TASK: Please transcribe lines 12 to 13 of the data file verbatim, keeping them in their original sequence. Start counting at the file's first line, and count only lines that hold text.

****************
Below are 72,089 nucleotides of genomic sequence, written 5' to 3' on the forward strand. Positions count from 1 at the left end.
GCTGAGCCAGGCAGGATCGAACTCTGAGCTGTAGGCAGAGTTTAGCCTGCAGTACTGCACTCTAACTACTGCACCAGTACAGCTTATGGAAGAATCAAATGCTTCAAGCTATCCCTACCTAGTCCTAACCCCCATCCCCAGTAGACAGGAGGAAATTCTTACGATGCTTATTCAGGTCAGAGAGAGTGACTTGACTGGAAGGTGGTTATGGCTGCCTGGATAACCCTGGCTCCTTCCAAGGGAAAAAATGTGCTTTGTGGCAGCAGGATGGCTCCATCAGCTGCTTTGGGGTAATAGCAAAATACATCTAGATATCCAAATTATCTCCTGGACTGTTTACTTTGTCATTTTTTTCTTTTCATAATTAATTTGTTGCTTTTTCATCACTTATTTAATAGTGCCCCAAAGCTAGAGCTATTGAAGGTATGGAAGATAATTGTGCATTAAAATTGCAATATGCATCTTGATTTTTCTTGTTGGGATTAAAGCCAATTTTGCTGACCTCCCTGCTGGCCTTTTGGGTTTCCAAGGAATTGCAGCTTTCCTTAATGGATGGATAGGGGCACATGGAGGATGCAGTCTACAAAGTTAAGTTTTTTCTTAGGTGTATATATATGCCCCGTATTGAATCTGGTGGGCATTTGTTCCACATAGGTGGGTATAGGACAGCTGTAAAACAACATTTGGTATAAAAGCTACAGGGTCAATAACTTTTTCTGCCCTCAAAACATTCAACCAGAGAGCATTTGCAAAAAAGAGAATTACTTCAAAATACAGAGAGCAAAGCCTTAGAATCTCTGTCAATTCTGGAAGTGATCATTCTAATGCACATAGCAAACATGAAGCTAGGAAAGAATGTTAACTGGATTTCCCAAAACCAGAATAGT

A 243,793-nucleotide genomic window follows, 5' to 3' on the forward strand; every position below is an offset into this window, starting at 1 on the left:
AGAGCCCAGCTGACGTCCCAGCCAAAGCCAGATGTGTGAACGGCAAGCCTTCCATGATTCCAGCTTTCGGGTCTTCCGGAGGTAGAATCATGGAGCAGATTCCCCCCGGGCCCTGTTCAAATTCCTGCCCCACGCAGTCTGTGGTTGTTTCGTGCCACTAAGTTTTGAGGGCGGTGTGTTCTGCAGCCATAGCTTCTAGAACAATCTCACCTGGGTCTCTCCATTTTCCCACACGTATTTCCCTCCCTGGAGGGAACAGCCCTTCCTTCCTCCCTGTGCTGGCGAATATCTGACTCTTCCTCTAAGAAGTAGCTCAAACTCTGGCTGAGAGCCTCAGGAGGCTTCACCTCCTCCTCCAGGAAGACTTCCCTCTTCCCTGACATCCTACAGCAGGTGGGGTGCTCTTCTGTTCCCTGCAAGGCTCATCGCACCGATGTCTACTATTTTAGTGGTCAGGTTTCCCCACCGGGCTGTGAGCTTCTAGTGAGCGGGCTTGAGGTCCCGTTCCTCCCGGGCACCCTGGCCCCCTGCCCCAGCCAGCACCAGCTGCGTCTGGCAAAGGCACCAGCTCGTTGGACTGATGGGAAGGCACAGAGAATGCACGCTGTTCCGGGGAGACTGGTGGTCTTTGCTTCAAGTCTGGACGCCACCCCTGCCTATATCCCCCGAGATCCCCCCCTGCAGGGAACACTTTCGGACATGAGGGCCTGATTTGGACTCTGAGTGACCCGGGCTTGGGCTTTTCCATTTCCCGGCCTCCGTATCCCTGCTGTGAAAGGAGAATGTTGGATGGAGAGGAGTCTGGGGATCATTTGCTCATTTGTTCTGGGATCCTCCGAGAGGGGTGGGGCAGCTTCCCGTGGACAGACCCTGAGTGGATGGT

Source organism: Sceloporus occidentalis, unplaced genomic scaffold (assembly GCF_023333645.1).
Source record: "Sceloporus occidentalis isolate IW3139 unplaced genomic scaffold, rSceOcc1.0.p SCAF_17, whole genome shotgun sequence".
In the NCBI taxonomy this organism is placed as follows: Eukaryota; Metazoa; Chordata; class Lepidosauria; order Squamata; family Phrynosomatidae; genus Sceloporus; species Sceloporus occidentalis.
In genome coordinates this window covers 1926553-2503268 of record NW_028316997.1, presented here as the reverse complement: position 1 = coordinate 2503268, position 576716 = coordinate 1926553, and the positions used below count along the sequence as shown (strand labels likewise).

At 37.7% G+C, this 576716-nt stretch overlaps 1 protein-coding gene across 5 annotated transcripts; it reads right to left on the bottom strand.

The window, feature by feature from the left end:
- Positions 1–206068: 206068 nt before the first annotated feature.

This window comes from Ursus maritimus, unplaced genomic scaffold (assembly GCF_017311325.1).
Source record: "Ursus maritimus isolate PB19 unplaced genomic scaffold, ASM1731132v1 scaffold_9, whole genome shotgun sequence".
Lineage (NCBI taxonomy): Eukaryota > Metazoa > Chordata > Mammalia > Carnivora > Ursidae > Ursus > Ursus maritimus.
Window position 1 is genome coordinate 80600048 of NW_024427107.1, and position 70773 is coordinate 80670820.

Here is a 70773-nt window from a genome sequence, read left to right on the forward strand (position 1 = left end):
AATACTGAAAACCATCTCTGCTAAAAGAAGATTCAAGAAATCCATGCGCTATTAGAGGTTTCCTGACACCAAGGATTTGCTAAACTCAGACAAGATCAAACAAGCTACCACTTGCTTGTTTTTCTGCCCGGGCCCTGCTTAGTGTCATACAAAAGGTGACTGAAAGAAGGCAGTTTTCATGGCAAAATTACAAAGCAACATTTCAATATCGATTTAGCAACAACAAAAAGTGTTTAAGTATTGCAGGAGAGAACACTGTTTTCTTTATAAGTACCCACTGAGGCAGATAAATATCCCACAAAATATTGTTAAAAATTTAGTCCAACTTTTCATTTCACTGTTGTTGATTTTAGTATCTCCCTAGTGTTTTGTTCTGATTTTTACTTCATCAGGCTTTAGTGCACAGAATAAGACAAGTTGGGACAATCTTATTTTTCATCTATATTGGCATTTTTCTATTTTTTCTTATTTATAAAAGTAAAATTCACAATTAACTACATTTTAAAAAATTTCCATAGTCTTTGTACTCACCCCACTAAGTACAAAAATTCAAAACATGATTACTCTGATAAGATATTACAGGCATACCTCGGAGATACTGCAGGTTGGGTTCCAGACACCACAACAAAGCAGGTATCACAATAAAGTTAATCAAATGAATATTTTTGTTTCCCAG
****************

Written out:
This window comes from Ursus maritimus, unplaced genomic scaffold (assembly GCF_017311325.1).
Source record: "Ursus maritimus isolate PB19 unplaced genomic scaffold, ASM1731132v1 scaffold_9, whole genome shotgun sequence".